This year we introduced a new video for recognizing an opioid emergency and what to do in case of emergency. The video is posted on our web page and is now included in all our presentations. We have also made it available on DVD and distributed it at a recent American Pain Society meeting and will do the same at the upcoming American Academy of Pain Medicine.

We are ready to film a new video on migraines sharing their personal stories of many who live with them. We have have a expert who will provide information to our viewers. In addition we are holding five community educational events in Kansas, Pennsylvania, Florida, and two in California to educate those living with migraines and those who care for them. The main component of the program will focus on the self management skills to empower those who feel hopeless and often of out control.

We just received word that our abuse deterrent formulations (ADF) project was funded. We will be surveying our members on their understanding of what ADF are and what they know then using that infiltration to create an educational video on ADF.

There are several other educational projects in the works as we move forward in 2018. We are also involved in the International Alliance of Patient Organizations where our founder and CEO will become chair in August of the global patient organization. Her aim is to bring the issue of pain to the forefront of the conversation in all the patient organizations around the world.

We are also planning on more Vets In Pain events if the funding is available.

Financials

AMERICAN CHRONIC PAIN ASSOCIATION INC
lock

Unlock financial insights by subscribing to our monthly plan.

Subscribe

Unlock nonprofit financial insights that will help you make more informed decisions. Try our monthly plan today.

  • Analyze a variety of pre-calculated financial metrics
  • Access beautifully interactive analysis and comparison tools
  • Compare nonprofit financials to similar organizations

Want to see how you can enhance your nonprofit research and unlock more insights?
Learn more about GuideStar Pro.

Operations

The people, governance practices, and partners that make the organization tick.

lock

Connect with nonprofit leaders

Subscribe

Build relationships with key people who manage and lead nonprofit organizations with GuideStar Pro. Try a low commitment monthly plan today.

  • Analyze a variety of pre-calculated financial metrics
  • Access beautifully interactive analysis and comparison tools
  • Compare nonprofit financials to similar organizations

Want to see how you can enhance your nonprofit research and unlock more insights? Learn More about GuideStar Pro.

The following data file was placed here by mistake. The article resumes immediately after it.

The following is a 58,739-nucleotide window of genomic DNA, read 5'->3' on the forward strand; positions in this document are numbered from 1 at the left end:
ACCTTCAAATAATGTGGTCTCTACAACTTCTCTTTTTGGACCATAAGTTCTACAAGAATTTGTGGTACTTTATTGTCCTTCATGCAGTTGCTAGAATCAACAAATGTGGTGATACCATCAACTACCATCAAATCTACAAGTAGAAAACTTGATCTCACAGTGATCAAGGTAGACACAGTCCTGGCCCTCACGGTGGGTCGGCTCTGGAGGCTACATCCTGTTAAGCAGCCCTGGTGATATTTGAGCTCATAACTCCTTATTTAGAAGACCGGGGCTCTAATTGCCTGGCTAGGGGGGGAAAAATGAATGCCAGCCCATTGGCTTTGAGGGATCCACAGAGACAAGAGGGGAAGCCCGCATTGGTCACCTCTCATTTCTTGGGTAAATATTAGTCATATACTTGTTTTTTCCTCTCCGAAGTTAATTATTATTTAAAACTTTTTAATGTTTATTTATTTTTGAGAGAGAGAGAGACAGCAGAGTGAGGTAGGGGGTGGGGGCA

lock

Connect with nonprofit leaders

Subscribe

Build relationships with key people who manage and lead nonprofit organizations with GuideStar Pro. Try a low commitment monthly plan today.

  • Analyze a variety of pre-calculated financial metrics
  • Access beautifully interactive analysis and comparison tools
  • Compare nonprofit financials to similar organizations

Want to see how you can enhance your nonprofit research and unlock more insights? Learn More about GuideStar Pro.

AMERICAN CHRONIC PAIN ASSOCIATION INC

Board of directors
as of 1/9/2020
SOURCE: Self-reported by organization
Board chair

Dr. Donna Kalauokalani

Folsom Pain Management

Term: 2009 - 2020

Donna Kalauokalani, MD, MPH

Folsom Pain Management

Joanne Schneider, RN, PhD

Cleveland Clinic

Jonathan Cohen

Medical, PhD Student, University of Pittsburgh

Daniel Galia

Oracle

Nicole Kelly

Retired from benefits manager

Board leadership practices

SOURCE: Self-reported by organization

GuideStar worked with BoardSource, the national leader in nonprofit board leadership and governance, to create this section.

  • Board orientation and education
    Does the board conduct a formal orientation for new board members and require all board members to sign a written agreement regarding their roles, responsibilities, and expectations? No
  • CEO oversight
    Has the board conducted a formal, written assessment of the chief executive within the past year ? No
  • Ethics and transparency
    Have the board and senior staff reviewed the conflict-of-interest policy and completed and signed disclosure statements in the past year? No
  • Board composition
    Does the board ensure an inclusive board member recruitment process that results in diversity of thought and leadership? No
  • Board performance
    Has the board conducted a formal, written self-assessment of its performance within the past three years? No